So how did Hoot come about?
An old, and very good, friend of mine Ben Bond had been doing a lot of script writing for the TV series Skins and other comedy programmes and I was a script editor for TV comedy. We had been working with an agency who needed content for a variety of brands. We did a webisode for Philips, which ended up taking off and getting some great coverage and commentary from the market. We had all come from a TV and film background, but by this point the web was becoming more prevalent. Hoot provided a great opportunity to make money, so we shot 200 sketches with some well-known talent like Ben Willbond (Horrible Histories, Will Smith & Roger Drew (VEEP) and Alex McQueen (The inbetweeners)
Back then, one of our friends was a gentleman called Tom Bazeley who ran an agency called Lean Mean Fighting Machine. We came to an agreement they would become an investor in year one with a view to help us open doors to the world of advertising, as none of us had any experience in advertising. We shared offices and together reached many new customers and brands with our offering. Unfortunately, over time the relationship deteriorated and eventually Lean Mean Fighting Machine were acquired by M&C Saatchi.
Since then we’ve been working with a lot of brands to create quality comedy content and started to position ourselves somewhere between a production company and an agency, without being either. I suppose, really, over time we became a content company.
What is more difficult: winning your first 5 paying customers or the next 20? And why?
Lean Mean Fighting Machine was an angel in the early days, but the portfolio we possessed was from our previous roles and wasn’t really our’s per se. In terms of a portfolio under the Hoot banner we had to start from scratch. The relationship we had with Lean Mean Fighting Machine helped us a lot with that.
The hardest thing when you go it alone is finding people to back your ideas – building that early portfolio is tough as the budgets are invariably low, as you are perceived as a test. But the work started to come in and you quickly have learnings and discussion items that are truly your own – rather than borrowed from earlier jobs and employment.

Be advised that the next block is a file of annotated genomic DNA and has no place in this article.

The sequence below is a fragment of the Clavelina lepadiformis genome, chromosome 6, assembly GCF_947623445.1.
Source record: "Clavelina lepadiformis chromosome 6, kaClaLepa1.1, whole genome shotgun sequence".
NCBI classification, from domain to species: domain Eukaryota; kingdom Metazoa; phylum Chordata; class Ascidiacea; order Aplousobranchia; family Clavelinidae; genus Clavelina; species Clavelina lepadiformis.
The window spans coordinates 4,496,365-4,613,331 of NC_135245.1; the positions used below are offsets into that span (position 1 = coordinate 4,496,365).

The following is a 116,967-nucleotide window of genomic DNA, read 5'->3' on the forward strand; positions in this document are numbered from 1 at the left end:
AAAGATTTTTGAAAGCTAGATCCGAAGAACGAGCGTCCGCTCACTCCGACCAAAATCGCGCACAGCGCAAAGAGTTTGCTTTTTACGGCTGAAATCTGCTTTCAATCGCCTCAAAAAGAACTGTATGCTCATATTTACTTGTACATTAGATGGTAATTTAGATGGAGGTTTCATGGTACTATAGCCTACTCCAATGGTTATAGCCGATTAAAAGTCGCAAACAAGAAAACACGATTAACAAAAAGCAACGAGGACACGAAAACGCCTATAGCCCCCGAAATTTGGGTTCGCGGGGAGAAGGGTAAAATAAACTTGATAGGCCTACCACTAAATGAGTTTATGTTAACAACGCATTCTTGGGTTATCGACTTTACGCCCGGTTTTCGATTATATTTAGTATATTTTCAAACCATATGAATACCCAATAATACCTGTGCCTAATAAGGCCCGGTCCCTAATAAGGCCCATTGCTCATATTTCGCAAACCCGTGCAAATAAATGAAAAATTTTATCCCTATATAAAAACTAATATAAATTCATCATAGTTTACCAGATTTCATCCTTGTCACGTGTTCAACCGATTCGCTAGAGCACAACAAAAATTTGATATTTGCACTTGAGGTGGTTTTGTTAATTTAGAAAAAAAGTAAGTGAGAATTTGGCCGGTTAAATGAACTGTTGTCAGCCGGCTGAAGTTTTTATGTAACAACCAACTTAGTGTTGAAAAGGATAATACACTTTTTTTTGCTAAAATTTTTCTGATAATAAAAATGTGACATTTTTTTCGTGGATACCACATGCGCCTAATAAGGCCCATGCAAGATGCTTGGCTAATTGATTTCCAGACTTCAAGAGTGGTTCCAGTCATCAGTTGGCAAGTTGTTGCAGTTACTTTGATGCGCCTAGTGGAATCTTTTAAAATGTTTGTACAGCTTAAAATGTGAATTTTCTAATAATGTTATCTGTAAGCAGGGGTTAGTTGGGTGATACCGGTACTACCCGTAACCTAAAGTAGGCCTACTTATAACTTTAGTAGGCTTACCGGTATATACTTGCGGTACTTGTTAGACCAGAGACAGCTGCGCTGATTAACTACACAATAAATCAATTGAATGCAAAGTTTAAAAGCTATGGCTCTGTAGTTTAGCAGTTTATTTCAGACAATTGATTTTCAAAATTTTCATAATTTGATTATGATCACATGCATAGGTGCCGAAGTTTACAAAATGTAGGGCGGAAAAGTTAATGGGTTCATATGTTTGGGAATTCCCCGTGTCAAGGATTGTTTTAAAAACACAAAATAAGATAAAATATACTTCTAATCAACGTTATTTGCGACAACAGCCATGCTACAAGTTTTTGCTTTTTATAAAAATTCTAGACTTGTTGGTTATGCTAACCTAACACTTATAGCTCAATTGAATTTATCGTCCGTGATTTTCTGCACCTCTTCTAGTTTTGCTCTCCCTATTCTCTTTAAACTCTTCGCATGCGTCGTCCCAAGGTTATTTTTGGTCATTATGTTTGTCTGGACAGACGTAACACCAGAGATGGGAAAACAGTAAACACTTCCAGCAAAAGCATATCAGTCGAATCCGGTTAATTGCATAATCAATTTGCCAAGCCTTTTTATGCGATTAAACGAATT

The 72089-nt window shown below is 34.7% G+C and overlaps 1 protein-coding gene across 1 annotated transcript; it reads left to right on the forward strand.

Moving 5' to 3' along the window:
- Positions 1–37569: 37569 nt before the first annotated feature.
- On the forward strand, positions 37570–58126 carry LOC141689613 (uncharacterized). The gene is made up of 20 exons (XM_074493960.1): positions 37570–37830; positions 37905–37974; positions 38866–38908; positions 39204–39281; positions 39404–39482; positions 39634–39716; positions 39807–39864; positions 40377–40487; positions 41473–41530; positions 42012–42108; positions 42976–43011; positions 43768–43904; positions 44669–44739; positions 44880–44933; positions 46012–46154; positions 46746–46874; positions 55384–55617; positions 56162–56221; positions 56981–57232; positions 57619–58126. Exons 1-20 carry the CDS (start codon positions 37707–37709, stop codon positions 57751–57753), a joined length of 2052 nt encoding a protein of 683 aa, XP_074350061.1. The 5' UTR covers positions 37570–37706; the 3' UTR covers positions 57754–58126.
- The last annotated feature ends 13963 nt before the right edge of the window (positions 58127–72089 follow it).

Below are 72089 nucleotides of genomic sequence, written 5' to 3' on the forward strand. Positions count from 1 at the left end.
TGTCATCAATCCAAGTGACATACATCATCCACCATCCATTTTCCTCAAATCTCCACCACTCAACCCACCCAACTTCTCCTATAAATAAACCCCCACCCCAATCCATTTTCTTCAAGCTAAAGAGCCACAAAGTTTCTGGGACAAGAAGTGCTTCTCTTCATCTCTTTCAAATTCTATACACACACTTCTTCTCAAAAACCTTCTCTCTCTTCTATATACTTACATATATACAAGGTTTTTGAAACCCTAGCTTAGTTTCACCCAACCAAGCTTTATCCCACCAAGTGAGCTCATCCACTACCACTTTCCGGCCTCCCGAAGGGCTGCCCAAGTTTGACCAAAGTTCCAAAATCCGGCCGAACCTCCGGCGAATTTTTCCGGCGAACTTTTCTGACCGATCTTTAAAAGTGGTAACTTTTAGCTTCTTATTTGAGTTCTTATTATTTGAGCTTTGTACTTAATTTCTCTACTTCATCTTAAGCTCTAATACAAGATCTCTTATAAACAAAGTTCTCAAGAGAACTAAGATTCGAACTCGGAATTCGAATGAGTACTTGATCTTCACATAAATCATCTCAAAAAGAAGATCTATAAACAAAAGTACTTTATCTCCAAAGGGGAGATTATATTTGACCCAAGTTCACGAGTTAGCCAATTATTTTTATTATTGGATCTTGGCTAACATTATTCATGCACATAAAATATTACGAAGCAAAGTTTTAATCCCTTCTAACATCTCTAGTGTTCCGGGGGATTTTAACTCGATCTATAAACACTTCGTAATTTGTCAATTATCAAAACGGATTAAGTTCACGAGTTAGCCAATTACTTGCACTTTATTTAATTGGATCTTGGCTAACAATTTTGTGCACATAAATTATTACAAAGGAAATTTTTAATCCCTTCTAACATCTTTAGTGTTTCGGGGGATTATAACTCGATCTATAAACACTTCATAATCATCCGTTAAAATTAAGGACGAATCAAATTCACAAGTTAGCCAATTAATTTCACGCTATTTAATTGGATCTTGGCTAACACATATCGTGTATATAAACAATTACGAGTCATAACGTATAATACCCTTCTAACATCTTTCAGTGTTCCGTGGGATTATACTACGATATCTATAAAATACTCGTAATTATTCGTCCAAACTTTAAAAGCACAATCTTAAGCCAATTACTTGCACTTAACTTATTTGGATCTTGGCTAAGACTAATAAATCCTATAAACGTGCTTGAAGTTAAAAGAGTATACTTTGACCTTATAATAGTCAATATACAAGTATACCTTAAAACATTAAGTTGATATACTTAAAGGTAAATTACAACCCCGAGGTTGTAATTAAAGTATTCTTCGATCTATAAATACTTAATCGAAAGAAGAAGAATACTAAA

Unlike today, nobody had a content department and social media wasn’t very big either during our early years. So it was tough to gain exposure and traction. We also found that occasionally we were perceived as a threat to creative agencies, which in reality we weren’t. We were much more geared up for the very specific skill of comedy. Nobody else offered that and we became “specialist technicians”.
Today our work is split 50/50 between working either directly with brands and indirectly via agencies. By its nature, our work isn’t usually retained, but quite often an initial one-off project will lead to repeat business. From a business perspective, one-off work can make it difficult to forecast, which invariably leads to spinning a lot of plates with a view to winning new business. Churn becomes a big thing, but that’s the nature of production work.
What enabled you to grow your business?
Cash flow is the killer – and some of the largest organisations have the worst terms – so cracking this and ensuring good payment terms is key. Beyond that, really knowing your pipeline is the next thing. You need to understand your win rate / loss rate – and know how many plates you need to spin! I’d be a great circus performer!
Which is more important for sustainable revenue growth: marketing or sales?
Marketing’s essential but can be a luxury in darker times. The key is closing! It’s all good and well getting people excited. But how can you keep them true to your vision, things are always on the move – so it’s learning how to adapt to a changing landscape and discussion in your industry.
What is the best business advice you have ever been given?
Don’t get sucked into the jargon rat race – be yourself. This is more often than not the biggest seller
What is your favourite business book, and why?
I’m a bad reader when it comes to books beyond the poolside thriller. But I do have a diverse RSS feed with everything from tech trends to Hollywood gossip and conspiracies. We are very touchy feely with the business and no one book has the answers.
What is next for Hoot Entertainment?
The production company seems to be morphing into a mini creative agency and is on a good path. TV & film is the next big push as we all came from this sector originally. Whilst comedy will be at the core we are actively exploring drama and kids programming with a recent deal with Usain Bolt to develop an animated kids’ series and a major landmark drama with a UK broadcaster.
Commercials have been blessing, as we are in production and making work every day – challenging our own ideas continually. To broaden this to broadcast now with a great group of writers, which has taken 3 years to assemble, is hugely exciting for us as a business,
Thanks for sharing your journey with us Ben, it’s certainly not a run-of-the-mill business. All the best for you and the team!
It was great talking to you, thanks!
For more information about Hoot Entertainment, go to www.HootComedy.com. If you’d like to connect with Ben, you can find him on Linkedin (https://uk.linkedin.com/in/ben-thompson-3218a78)
About INBND Growth Marketing:
INBND provides Growth Marketing Consultancy Services to B2B organisations.
Lev Cribb started INBND to address one big problem: the disconnect between lead generation and sustainable revenue growth. Or in other words, between marketing and sales. He saw too many companies grow inspite of their lead generation efforts, not because of them. INBND brings the passion, expertise and focus to drive change in your organisation. Get in touch today and find out how a modern approach to revenue generation can help accelerate your growth.